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Blunting is a process by which the single-stranded overhang created by a restriction digest is either "filled in", by the addition of nucleotides on the complementary strand using the overhang as a template for polymerization, or by "chewing back" the overhang, using an exonuclease activity. Vectors and inserts are often "blunted" to allow non-compatible ends to be joined. Sequence information is lost or distorted by doing this, and a detailed understanding of the modification should be sought before performing this procedure. Often, as long as the sequence being altered is not part of a translated region or a critical regulatory element, the consequence of creating blunt ends is negligible. Blunting a region of translated coding sequence, however, usually creates a shift in the reading frame. DNA polymerases, such as the Klenow fragment of DNA Polymerase I and T4 DNA Polymerase are often used to fill in (5´ → 3´) and chew back (3´ → 5´). Removal of a 5' overhang can be accomplished with a nuclease, such as Mung Bean Nuclease.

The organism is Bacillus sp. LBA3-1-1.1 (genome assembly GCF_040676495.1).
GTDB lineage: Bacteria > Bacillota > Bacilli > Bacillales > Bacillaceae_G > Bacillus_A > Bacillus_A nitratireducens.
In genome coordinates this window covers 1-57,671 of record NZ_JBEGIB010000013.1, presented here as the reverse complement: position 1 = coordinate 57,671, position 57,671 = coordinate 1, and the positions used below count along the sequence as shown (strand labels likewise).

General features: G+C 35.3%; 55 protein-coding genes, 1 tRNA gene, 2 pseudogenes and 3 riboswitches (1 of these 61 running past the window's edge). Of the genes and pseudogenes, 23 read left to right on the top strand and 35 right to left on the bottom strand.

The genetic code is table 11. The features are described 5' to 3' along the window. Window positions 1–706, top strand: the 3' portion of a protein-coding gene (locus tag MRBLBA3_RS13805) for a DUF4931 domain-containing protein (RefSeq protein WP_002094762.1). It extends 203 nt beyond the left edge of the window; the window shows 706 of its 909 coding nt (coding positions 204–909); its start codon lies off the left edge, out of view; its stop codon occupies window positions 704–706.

1. DNA Blunting Tutorial

    The first step in determining how your ends will be blunted is to determine if they are 5´ or 3´ overhangs. This tutorial will teach you how to identify what type of overhang you have, as well as which enzyme will blunt that end, and how.

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FAQs for Blunting

Protocols for Blunting

Common Applications of Exonucleases and Endonucleases

NEB provides a list of common applications for our exonucleases and endonucleases.

Properties of Exonucleases and Endonucleases

NEB supplies many nucleases; several characteristics should be considered when choosing the one best suited to your particular research needs.